As one of the traditional problems of AI research, AI planning aims to mechanize and automate the generation of a plan based on predetermined goals and objectives, and a set of possible actions. Note that it is also one of the fundamental abilities needed to increase the autonomy and flexibility of AI systems.
Examples of AI planning include self-correcting computer programs or software applications, robots that serve as autonomous agents, automated information gathering, and computer-aided suggestions.
3. Machine Learning
Machine learning is both a specific field of artificial intelligence and an actual application of AI. As a field of discipline, it involves the study of algorithms and statistical models that computer systems use to perform a specific task without using explicit instructions effectively.
Central to the concept of machine learning is a different approach to computer programming. To be more specific, it involves the development and use of computer algorithms that can process and analyze big data and learn from the outcome without being explicitly programmed.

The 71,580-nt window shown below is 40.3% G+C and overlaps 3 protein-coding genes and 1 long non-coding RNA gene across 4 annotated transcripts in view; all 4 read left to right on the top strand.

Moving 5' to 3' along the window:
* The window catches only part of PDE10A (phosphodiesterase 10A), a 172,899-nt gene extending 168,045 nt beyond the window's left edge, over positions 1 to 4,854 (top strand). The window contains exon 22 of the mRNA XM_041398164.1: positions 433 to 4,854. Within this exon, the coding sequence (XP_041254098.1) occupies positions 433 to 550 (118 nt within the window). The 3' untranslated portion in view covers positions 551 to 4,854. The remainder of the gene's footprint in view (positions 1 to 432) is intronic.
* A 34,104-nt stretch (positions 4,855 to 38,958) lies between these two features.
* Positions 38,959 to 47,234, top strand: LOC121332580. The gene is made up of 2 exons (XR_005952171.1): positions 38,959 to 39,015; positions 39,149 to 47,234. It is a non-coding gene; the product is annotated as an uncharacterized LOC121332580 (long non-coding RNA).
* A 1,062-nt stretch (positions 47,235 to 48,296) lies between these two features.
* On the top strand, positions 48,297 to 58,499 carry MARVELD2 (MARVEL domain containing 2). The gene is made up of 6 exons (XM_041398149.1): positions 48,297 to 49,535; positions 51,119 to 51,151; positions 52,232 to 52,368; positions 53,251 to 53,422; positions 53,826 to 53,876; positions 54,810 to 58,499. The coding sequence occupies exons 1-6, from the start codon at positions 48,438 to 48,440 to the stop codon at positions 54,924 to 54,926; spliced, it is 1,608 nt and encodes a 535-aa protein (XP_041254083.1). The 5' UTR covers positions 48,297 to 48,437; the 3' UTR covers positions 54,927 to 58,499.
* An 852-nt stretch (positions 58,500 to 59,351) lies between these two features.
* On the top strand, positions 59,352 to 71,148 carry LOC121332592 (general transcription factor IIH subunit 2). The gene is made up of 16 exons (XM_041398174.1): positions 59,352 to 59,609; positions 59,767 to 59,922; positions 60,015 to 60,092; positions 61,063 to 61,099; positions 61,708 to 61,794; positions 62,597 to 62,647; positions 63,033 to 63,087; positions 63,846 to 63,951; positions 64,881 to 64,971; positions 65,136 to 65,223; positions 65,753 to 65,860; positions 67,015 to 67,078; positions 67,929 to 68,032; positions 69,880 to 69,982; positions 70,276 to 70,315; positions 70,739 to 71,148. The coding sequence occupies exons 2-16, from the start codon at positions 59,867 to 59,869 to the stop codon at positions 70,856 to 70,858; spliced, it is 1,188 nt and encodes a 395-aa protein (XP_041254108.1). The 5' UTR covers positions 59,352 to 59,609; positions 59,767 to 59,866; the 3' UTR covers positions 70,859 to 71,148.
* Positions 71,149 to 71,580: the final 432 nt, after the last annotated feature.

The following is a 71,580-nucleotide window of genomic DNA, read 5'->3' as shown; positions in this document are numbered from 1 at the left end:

The benefits of machine learning include supplementing data mining, continuous improvements, and automation of tasks. Real-world applications include search engine ranking, content delivery, online advertising, autonomous driving, and intelligent assistant, among others.
4. Natural Language Processing
Another major goal and subset of artificial intelligence is natural language processing or NLP. It deals with the analysis and generation of languages that humans use naturally to interface with computers. In other words, NLP is about human-computer interaction using natural language instead of computer language.